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Ann Coulter causes firestorm for her attack on Ebola victim Kent Brantly

Ann Coulter
Photo by Ben Gabbe

Conservative columnist Ann Coulter used her Wednesday column to excoriate Dr. Kent Brantly for going to Africa to attempt to treat people with the Ebola virus, thus coming down with it himself, risking making his wife a widow, his children orphans, and costing the Christian charity he worked for millions. The theory is that here is much work to do in America for medical missionaries without going to a foreign country, Fellow conservative Erick Erickson responded more in sorrow than in anger.

Coulter stated in her column:

“About 15,000 people are murdered in the U.S. every year. More than 38,000 die of drug overdoses, half of them from prescription drugs. More than 40 percent of babies are born out of wedlock. Despite the runaway success of ‘midnight basketball,’ a healthy chunk of those children go on to murder other children, rape grandmothers, bury little girls alive -- and then eat a sandwich. A power-mad president has thrown approximately 10 percent of all Americans off their health insurance -- the rest of you to come! All our elite cultural institutions laugh at virginity and celebrate promiscuity. “

While conceding the point that there is certainly much to do in America for Christians like Dr. Brantly, Erickson gently choose to disagree that there is naught that should be done overseas. Erickson suggested that Christians can certainly do good works both in America and abroad. To buttress his argument, he cited the early history of Christianity.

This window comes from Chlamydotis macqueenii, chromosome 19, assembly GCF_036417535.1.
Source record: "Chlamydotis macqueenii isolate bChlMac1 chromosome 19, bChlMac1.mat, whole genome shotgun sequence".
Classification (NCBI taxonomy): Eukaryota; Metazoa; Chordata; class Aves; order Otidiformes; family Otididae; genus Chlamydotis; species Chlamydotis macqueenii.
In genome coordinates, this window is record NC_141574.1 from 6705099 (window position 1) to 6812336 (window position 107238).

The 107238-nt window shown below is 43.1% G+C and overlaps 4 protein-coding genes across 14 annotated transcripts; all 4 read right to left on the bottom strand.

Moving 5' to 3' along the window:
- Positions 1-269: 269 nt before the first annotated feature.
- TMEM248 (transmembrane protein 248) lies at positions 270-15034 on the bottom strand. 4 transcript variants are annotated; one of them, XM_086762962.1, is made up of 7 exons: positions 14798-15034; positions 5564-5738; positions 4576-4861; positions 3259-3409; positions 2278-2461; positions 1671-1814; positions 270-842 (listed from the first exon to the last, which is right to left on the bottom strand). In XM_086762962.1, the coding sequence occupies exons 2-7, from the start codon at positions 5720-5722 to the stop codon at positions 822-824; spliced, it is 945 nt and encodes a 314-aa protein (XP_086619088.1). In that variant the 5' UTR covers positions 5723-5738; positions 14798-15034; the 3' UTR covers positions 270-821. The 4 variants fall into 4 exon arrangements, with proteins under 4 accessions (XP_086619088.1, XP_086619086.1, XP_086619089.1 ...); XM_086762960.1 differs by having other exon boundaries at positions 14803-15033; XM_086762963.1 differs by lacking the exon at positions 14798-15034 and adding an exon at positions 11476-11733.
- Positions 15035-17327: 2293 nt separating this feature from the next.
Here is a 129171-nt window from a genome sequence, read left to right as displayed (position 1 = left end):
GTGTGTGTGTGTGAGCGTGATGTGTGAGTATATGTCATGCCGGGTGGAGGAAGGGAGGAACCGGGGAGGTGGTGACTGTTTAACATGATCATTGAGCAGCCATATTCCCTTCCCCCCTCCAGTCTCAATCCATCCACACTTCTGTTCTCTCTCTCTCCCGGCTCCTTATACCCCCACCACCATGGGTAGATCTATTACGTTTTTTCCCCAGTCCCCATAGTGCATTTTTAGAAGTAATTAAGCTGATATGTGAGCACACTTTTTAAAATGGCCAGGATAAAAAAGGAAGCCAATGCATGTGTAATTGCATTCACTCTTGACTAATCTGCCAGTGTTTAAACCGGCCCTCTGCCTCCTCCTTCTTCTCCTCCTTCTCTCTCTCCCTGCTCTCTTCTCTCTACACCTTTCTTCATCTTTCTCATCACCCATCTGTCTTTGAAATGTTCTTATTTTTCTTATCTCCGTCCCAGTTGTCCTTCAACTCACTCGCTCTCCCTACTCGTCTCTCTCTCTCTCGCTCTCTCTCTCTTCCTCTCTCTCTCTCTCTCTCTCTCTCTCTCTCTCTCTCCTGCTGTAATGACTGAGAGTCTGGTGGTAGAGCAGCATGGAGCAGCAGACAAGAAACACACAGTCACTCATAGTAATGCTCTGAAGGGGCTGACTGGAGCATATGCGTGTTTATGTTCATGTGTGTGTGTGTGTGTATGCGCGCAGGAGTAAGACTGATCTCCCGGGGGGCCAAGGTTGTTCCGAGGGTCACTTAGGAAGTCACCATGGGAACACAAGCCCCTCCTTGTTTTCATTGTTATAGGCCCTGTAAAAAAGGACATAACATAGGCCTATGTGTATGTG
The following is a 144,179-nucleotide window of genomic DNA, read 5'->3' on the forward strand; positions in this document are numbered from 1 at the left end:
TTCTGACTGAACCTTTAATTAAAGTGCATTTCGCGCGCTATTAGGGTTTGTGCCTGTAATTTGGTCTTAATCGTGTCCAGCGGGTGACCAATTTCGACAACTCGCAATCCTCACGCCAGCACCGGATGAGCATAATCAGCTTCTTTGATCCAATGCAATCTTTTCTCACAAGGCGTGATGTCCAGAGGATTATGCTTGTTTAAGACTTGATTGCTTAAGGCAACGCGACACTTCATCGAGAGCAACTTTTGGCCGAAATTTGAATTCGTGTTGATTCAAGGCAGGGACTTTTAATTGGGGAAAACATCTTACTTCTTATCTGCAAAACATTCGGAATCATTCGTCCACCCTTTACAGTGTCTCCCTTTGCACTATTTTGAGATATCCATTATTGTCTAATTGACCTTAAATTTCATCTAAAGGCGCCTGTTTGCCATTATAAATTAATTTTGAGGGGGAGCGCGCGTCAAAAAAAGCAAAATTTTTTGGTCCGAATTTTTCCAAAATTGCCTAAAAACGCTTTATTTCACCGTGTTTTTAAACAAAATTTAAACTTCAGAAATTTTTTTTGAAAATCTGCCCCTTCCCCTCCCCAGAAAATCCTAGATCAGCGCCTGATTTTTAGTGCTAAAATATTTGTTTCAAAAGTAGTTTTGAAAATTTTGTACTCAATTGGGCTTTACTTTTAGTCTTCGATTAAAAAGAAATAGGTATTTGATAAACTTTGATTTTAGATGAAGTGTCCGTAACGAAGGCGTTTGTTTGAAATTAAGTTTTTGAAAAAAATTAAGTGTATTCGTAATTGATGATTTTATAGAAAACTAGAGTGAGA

“I also think had St. Thomas stayed in Jerusalem instead of journeying to India, many Indians would have never found salvation through Christ. Had Paul stayed in Tarsus instead of going on his missionary journeys, we would not have his contribution to the body of faith or the churches he planted along the way.

“I also think that American Christians can do more than just domestic missions. It should not be a binary decision. We should emulate the apostles who went into all the world to share the gospel instead of only focusing on our own.”

One might also make the point, besides the notion that Christians believe that both the bodies and souls of Africans have equal worth in the eyes of the Almighty as those of Americans, that the suffering of Brantly and of his nurse Nancy Writebol is likely going to have a beneficial effect far and beyond the current outbreak of Ebola. Research and testing for treatments of the deadly disease have been fast tracked because of them having been infected. This means that many thousands of lives will likely be saved from an agonizing death as a result of their sacrifice.

Coulter has often gotten outrage from the political left for some of her columns and statements in the media. Her latest column is now causing a social media firestorm among the faith community. The consensus seems to be that she is missing a basic tenet of the Christian faith, that one is called to go and do good wherever one is called to go, no matter where in the world, no matter where that happens to be.